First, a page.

Republican presidential candidate Mitt Romney has been strategically slippery about his tax plan, largely refusing to explain how he would pay for the sweeping tax cuts that represent his primary promise to voters.
In the second debate, though, he offered just enough detail for us to sketch the outlines of his program. If you’re poor or worried about the state of the U.S. government’s finances, the picture is not pretty.
The first course in Romney’s plan is dessert: Tax breaks for everyone! He would start by extending the tax cuts put in place by former President George W. Bush. He would then cut everyone’s rates by another 20 percent, repeal the alternative minimum tax, and get rid of the estate tax.
How would he pay for this? Mainly by limiting the amount people can deduct from their taxable income. Here’s the most detailed statement Romney has made: “One way of doing that would be say everybody gets -- I’ll pick a number -- $25,000 of deductions and credits, and you can decide which ones to use. Your home mortgage interest deduction, charity, child tax credit and so forth, you can use those as part of filling that bucket, if you will, of deductions.”
Putting both halves of Romney’s plan together, we compared the impact of the tax cuts with the offsetting effect of limiting itemized deductions. The result: While a cap on deductions is an interesting idea, it couldn’t possibly raise enough revenue to make up for the big tax giveaways Romney has promised. The shortfall would be a whopping $3.7 trillion over the next decade. Lowering the deduction limit to, say, $17,000 wouldn’t much change the math. The gap would still be $3.4 trillion.
Romney’s plan is most striking in its distributional implications (see chart). The greatest benefit would go to the rich. The top one-fifth of households would enjoy a staggering $16,000 average tax cut, offset by a tax increase of $4,000 due to the deduction cap. Net gain: $12,000. Actually, though, most of this group wouldn’t see that large of a benefit. About half of the spoils would go directly to the top 1 percent, which would get an average net tax cut of $100,000 a year.
The further one goes down the income scale, the worse Romney’s plan looks. The average household in the middle of the income distribution -- the heart of the middle class -- would get a cut of a little more than $800, which wouldn’t be much changed by the limit on deductions. The poor would actually pay slightly more tax, because Romney would end stimulus-related measures -- such as an expansion of the Earned Income Tax Credit -- that have benefited them.
True, any across-the-board tax cut would give more money to the rich in dollar terms, because they pay most of the taxes in the first place. But Romney’s plan goes further. It would reduce the amount the richest Americans pay relative to their income more than for anyone else. Specifically, the richest fifth would go from paying 26 percent of their income in taxes to 22 percent. The middle fifth would go from 16 percent to 15 percent. The tax burden on the poor would rise.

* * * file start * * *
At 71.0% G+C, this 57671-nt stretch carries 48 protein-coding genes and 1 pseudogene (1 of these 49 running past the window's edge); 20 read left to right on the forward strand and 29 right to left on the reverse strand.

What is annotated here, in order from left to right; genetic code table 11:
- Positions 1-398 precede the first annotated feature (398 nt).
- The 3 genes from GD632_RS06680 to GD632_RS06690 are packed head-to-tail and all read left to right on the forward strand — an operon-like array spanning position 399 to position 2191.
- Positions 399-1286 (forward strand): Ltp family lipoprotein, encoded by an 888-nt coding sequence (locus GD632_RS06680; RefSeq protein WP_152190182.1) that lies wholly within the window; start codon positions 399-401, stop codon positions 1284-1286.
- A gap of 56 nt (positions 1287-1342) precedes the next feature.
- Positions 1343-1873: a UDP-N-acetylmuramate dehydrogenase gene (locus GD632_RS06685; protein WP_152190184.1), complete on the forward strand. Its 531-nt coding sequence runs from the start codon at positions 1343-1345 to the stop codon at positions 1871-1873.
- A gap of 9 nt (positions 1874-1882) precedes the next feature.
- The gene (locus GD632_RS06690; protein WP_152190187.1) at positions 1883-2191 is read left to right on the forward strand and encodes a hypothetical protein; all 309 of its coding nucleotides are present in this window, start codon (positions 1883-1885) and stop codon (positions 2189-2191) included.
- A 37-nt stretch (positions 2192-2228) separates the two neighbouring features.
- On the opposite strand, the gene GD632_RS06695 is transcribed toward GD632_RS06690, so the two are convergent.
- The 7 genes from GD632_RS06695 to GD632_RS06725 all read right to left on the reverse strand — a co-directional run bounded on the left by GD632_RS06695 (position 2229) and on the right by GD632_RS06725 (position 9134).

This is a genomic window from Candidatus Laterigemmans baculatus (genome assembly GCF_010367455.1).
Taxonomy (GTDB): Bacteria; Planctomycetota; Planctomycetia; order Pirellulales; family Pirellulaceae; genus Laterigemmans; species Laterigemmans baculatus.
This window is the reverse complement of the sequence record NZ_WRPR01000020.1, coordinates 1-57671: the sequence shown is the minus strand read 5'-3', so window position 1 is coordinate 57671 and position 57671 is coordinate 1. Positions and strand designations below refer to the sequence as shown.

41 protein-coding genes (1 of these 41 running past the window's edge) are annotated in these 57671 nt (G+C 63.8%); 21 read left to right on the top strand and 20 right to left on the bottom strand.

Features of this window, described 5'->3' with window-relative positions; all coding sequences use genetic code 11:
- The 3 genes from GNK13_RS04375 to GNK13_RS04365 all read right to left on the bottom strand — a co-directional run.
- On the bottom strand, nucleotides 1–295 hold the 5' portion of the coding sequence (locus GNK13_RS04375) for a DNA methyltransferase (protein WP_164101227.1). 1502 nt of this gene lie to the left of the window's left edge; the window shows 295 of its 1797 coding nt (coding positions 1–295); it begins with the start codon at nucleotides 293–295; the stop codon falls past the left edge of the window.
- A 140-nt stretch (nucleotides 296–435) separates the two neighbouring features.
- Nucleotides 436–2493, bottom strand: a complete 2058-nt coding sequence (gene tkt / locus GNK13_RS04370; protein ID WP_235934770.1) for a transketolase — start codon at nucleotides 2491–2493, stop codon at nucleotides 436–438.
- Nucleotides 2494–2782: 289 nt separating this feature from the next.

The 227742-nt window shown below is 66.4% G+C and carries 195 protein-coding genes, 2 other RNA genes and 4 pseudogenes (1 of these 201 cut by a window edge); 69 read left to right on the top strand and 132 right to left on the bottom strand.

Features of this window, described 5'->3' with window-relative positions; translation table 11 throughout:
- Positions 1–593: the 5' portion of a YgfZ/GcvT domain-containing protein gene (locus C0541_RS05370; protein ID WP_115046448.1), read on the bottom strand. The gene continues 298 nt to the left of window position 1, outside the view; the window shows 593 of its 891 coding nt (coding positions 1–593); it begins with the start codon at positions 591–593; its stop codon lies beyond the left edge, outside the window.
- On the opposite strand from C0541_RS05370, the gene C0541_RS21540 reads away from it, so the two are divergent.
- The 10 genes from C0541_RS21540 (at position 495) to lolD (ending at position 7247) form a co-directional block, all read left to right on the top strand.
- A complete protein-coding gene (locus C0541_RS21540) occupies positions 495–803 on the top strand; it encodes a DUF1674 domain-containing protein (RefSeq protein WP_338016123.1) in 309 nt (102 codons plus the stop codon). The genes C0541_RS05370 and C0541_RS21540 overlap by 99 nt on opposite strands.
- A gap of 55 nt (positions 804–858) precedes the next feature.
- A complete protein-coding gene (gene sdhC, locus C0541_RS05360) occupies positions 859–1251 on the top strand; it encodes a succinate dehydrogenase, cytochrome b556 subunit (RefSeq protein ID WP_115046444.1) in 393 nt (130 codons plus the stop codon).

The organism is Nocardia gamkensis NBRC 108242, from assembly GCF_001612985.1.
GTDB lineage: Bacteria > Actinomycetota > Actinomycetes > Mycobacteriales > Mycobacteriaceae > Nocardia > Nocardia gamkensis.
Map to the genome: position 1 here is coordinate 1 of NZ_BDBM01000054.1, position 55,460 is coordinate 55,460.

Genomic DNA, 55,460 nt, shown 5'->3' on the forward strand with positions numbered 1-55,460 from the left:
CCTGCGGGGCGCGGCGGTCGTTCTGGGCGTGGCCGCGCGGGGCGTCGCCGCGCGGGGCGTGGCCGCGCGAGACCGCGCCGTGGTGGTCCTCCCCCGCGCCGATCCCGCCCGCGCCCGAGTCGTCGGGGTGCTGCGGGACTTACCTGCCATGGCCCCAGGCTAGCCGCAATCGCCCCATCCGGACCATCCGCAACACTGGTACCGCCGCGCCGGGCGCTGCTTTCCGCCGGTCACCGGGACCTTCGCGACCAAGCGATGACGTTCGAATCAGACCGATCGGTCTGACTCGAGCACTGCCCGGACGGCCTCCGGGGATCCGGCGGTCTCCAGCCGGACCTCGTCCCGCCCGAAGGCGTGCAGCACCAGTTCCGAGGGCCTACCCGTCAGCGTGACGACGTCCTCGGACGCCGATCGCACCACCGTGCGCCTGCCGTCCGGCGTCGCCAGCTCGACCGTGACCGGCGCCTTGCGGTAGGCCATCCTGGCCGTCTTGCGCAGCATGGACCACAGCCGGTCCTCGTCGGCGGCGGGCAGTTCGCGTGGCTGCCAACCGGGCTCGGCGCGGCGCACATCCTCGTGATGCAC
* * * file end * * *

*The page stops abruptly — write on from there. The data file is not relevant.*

Romney has explicitly denied that his tax plan would favor the rich: “I will not, under any circumstances, reduce the share that’s being paid by the highest-income taxpayers.”
If this was truly his intention, he could have proposed tax cuts that were proportional to income -- say, by offering simply to cut everyone’s tax rates by a few percentage points, rather than by a certain percentage. This would give the rich a bigger tax cut in dollar terms while preserving the distributional structure of our tax system.
As it stands, Romney’s plan would result in 48 percent of the net tax cut going to the richest 1 percent (see pie chart). Another 32 percent would go to the next richest 4 percent of the population. All told, 94 percent of the benefit would go to the top 10 percent of the income distribution, leaving only 6 percent for the rest.
Many of Romney’s biggest boosters argue that he would be a more moderate president than he has been a candidate. Perhaps that’s plausible. On taxes, though, he has left himself little room to maneuver. His constituency would expect him to deliver on the very specific tax cuts he has promised. Meanwhile, his vagueness on the offsetting deduction limits would leave him with no mandate to get rid of the most popular tax breaks, such as those for charitable giving, mortgage interest or health insurance.
Hence, the most probable outcome would be a tax system that is radically less progressive, achieved through cuts that would create a much larger long-run budget deficit. Both outcomes would be colossal failures at a time in which true tax reform is greatly needed.
(Betsey Stevenson is an associate professor of public policy at the University of Michigan. Justin Wolfers is an associate professor of business and public policy at the University of Pennsylvania, and a non-resident senior fellow of the Brookings Institution. Both are Bloomberg View columnists. The opinions expressed are their own.)
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